MERGER:FIRST IN MM — The Community Home Lenders Association and the Community Mortgage Lenders of America are merging. The new joint organization will be called the Community Home Lenders of America, with Scott Olson as executive director and Rob Zimmer and David Horne in government relations positions. “More members mean more resources and a larger megaphone to carry on the fight to maintain [independent mortgage banks’] market leadership in mortgage lending and servicing, particularly for minority and underserved borrowers,” Olson told MM. — Katy O’Donnell
A TIDAL WAVE OF PANDEMIC AID FRAUD — NYT’s David Farenthold: “The federal government has already charged 1,500 people with defrauding pandemic-aid programs, and more than 450 people have been convicted so far. But those figures are dwarfed by the mountain of tips and leads that investigators still have to chase.”
WALL STREET’S RECORD WHATSAPP FINES — By Stefania Spezzati, Matt Robinson, and Lydia Beyoud: “Record fines that the world’s biggest investment banks are expected to pay in the coming months reflect years of frustration among US regulators that their investigations were being hampered by unmonitored messaging among bankers. Investigators at the Securities and Exchange Commission and Commodity Futures Trading Commission were repeatedly hindered by firms not archiving communications as required, according to people familiar with the matter.”
BOLL OF CONFUSION — WSJ’s Ryan Dezember: “Southwestern cotton growers are abandoning millions of parched acres that they planted in spring, prompting forecasts for the weakest U.S. harvest in more than a decade and sending prices sharply higher. U.S. agricultural forecasters expect drought-struck farmers to walk away from more than 40% of the 12.5 million acres they sowed with cotton and harvest the smallest area since Reconstruction.”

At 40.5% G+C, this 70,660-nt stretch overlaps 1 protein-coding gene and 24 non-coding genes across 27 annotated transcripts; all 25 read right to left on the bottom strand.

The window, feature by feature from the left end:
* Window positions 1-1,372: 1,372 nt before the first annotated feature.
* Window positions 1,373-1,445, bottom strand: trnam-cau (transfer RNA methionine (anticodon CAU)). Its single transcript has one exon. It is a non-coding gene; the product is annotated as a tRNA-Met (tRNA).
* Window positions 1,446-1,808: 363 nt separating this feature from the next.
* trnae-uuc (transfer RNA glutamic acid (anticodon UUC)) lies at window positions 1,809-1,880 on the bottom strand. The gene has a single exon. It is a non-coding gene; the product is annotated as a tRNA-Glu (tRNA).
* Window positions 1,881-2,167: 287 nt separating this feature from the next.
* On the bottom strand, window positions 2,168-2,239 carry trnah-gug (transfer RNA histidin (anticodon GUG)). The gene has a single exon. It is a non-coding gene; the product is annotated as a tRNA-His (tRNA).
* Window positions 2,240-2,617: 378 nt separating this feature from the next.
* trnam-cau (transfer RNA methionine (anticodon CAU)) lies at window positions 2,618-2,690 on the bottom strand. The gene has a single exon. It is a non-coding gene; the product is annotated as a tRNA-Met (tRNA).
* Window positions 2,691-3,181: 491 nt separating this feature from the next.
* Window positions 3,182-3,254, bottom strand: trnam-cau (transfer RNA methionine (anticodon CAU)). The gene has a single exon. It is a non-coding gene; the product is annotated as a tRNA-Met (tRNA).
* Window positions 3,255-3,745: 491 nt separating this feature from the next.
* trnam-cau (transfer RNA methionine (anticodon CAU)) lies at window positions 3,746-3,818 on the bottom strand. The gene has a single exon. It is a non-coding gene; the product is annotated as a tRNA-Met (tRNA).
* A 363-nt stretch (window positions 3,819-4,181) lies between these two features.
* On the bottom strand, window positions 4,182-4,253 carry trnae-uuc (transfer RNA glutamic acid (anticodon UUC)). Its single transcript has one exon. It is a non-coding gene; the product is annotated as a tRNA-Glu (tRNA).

MIXED BAG — WSJ’s Sarah Nassauer: “Walmart on Tuesday said it is gaining market share in some categories such as grocery as shoppers grapple with inflation, and that some Covid-19 related costs have shrunk. But higher prices have led shoppers to hold back on some purchases, prioritizing lower-margin food items, eating into profits. Walmart is also selling through a glut of inventory leading to higher discounts.”
TOO GOOD TO LAST — Bloomberg’s Brendan Murray: “For two years, the pandemic spurred Americans to buy more goods at the expense of services. That shift — which boosted everything from container shipping rates to sales of Peloton exercise bikes — looks to be grinding slowly toward an end.”
FED WARNS BANKS OF CRYPTO’S LEGAL RISK — Our Sam Sutton: “The Federal Reserve on Tuesday directed banks to notify their regulators before engaging in any new activity involving crypto startups or digital asset markets, firing a warning shot to institutions that might be operating in a legal gray area. ‘Banking organizations engaging in crypto-asset-related activities face potential legal and consumer compliance risks,’ the central bank said in a supervisory letter.”
JOHN DOE CRYPTO — Our Katy O’Donnell: “A federal court in California on Monday authorized the IRS to serve a John Doe summons on a cryptocurrency dealer as part of the agency’s effort to seek information about taxpayers who used cryptocurrency. ‘Taxpayers who transact with cryptocurrency should understand that income and gains from cryptocurrency transactions are taxable,’ Deputy Assistant Attorney General David Hubbert of the Justice Department’s Tax Division said in a statement.”
Former CFTC Commissioner Dawn Stump has joined the blockchain analytics firm Solidus Labs as a strategic adviser, where she’ll help guide the firm’s regulatory engagement and policy development plans.
Mounting concern over semiconductor demand is sending shudders through North Asia’s high-tech exporters, which historically serve as a bellwether for the international economy. — Bloomberg’s Sam Kim
Oil prices fell about 3% on Tuesdayto their lowest since before Russia’s invasion of Ukraine as economic data spurred concerns about a potential global recession, while the market awaited clarity on talks to revive a deal that could allow more Iranian oil exports. — Reuters’ Stephanie Kelly
Harvard Business School, one of the world’s most prestigious providers of business education, will offer free MBA tuition for lower-income students, responding to growing concerns in the US over higher education costs and the need for increased social mobility. — FT’s Andrew Jack